I was doing farmer's walks with the 120 lb dbs around the perimeter of the gym and half of these dipshits were clearing out of my way with this wild look of amazement in their eyes.

I think the only I'm going to change in my workout is to perform much more snatches since they work the grip more than cleans, deadlift purely for explosiveness with an overhand-only grip and use towels for grips whenever possible. They don't have a big tractor tire but I used to have one that was about 450 lbs and it wasn't that hard for me to flip a few times. Plus, that was when my deadlift was down around 400lbs.

The keg toss is for height so snatches and adding in some heavy kettlebell swings should suffice until I get my hands on an actual keg and the medicine ball toss is for distance, any way we see fit. I think the best way is to chuck the fucking thing overhead like I will with the keg and just release later and get a little more backwards lean into it.

Again, thanks for all the advice. I think you're right. I'm starting to overthink it a little bit when all I need to do is make a couple minor changes in my workout and just practice the events.


#6

The reason I think it is possible the hand over hand truck pull might be hard is it sounds like the event is likely being run by beginners for beginners. In this case it is likely that they won't properly test it. Maybe it will be on an incline, or be on uneven pavement. Even in the comps I do sometimes even somewhat experienced organizers don't test the truck pull well enough and everybody bombs.

One of my training partners had a comp in Edmonton with a harness truck pull of a loaded fire truck. Some of Canada's strongest were there at the time, and only one guy moved it one inch. A real organizational fail. The good part is by the sounds of it if it is too hard you will probably be the one that prevails if you are the only one that deadlifts much.

I agree that if you find out where you can actually train with the implements it will get you the best return for your time. Don't be concerned with you strength for this one. Getting a tire and practicing flipping it constantly for time is important so you can establish a rhythm and technique, thus less chance of gassing yourself.

Seems kinda dangerous to me to have a keg toss for height in a beginner event... Get ready to duck.


#7

Okay, just found out the tractor tire I used to have that I thought was 450 lbs was actually 700 lbs. Fuck, 350 is going to be like flipping burgers.


#8

350 is super light, I can do 500 for reps.

Re: the truck pull, look into buying or renting climbing shoes. The stiff sole helps transfer power to the ground better than any other shoe. Regular tennis shoes can break at the ball of the foot with a pull, too. The shoes shouldn't be climbing-tight, so probably a half size or size too big.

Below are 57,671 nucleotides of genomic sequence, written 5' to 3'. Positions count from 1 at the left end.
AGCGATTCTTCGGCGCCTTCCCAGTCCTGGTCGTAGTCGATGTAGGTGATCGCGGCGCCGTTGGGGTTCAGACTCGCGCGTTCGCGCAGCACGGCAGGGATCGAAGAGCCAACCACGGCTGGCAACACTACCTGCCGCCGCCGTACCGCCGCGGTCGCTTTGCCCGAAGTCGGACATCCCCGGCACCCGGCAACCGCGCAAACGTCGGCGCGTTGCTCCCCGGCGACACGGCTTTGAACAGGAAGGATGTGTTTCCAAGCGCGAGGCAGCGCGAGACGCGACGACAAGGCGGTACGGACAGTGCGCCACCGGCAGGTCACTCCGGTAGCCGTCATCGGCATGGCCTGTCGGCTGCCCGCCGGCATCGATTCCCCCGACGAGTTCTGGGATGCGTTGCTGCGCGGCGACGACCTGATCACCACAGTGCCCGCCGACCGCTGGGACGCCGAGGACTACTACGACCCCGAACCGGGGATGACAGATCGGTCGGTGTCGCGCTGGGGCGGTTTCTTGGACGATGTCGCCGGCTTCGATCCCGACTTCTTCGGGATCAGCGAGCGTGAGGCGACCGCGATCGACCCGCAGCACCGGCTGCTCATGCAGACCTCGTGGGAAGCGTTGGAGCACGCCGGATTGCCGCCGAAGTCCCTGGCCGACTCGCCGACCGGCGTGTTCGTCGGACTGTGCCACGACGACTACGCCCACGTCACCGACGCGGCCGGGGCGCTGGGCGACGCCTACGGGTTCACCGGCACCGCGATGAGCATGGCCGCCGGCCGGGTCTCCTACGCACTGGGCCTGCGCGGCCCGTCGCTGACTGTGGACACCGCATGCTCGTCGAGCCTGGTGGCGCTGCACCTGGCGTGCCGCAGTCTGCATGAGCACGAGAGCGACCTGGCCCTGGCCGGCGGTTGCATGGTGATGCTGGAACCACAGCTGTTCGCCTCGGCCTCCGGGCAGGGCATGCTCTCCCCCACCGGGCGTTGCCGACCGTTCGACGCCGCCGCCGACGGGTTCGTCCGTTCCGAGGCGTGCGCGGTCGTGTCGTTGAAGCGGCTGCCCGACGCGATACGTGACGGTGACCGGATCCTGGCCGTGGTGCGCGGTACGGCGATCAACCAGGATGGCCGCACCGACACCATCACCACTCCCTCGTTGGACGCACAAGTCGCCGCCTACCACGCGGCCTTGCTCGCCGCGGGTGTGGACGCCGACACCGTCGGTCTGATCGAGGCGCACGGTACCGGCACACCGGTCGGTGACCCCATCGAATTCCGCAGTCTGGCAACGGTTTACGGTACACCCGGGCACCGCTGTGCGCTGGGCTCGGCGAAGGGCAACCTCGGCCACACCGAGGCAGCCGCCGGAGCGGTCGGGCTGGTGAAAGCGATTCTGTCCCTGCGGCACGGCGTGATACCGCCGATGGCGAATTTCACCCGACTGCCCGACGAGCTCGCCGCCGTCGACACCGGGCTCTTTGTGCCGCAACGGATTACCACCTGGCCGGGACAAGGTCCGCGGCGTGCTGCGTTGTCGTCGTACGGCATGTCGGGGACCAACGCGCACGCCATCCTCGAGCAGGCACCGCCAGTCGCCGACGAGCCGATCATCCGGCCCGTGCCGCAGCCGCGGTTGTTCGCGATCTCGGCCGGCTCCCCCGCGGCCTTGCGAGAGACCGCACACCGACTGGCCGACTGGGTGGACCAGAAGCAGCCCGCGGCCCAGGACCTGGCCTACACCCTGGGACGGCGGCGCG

Farmers walks, we (females at a local show) do those with 160-170 per hand, so 375 really isn't much. Also, if they are like malone's implements, you might have a shorter distance to deadlift them so it's easier. I usually hook grip my implements because they are bar-sized but not knurled. You should see how big the implement grips are for you because that can make things significantly harder.

Core strength is really important to any event where you're walking with weight, so keep that in mind.


#9

You might find that really awkward and lose a lot of distance to height. Look at how soccer players throw the ball in, especially long throws with a run-up. Not much arch but good distance. (And if you can pull off a flip-throw more power to you.) The motion is very much like a pullover. Meaning you can use your lats (flair them out as the ball reaches the back of your head) and chest (pull hard and slightly down with chest and upper abs) with in the toss and not just your shoulders and arms. You also get much longer movement which should allow for more power generated. I suggest practicing first with a ball (soccer or basketball) to get the movement then get in the gym and recreate the movement. You have time to work up the weight with medicine balls.

Not sure if I will remember to comeback to this thread so pm me if I can help.


#10

Flip throw in


#11

Here's a young guy throwing long


#12

Malone nailed it. Don't overthink it, try to train as similar to the events as possible.

Regarding the farmer's walk inside the transvestite bar full of loaded 375 lbs she-males:

It's gonna be easy as shit anyways but if you don't want to take any chances with your grip, roll your palms into the handle as high as possible and let the weight stretch out your arms. We call this the screw-grip.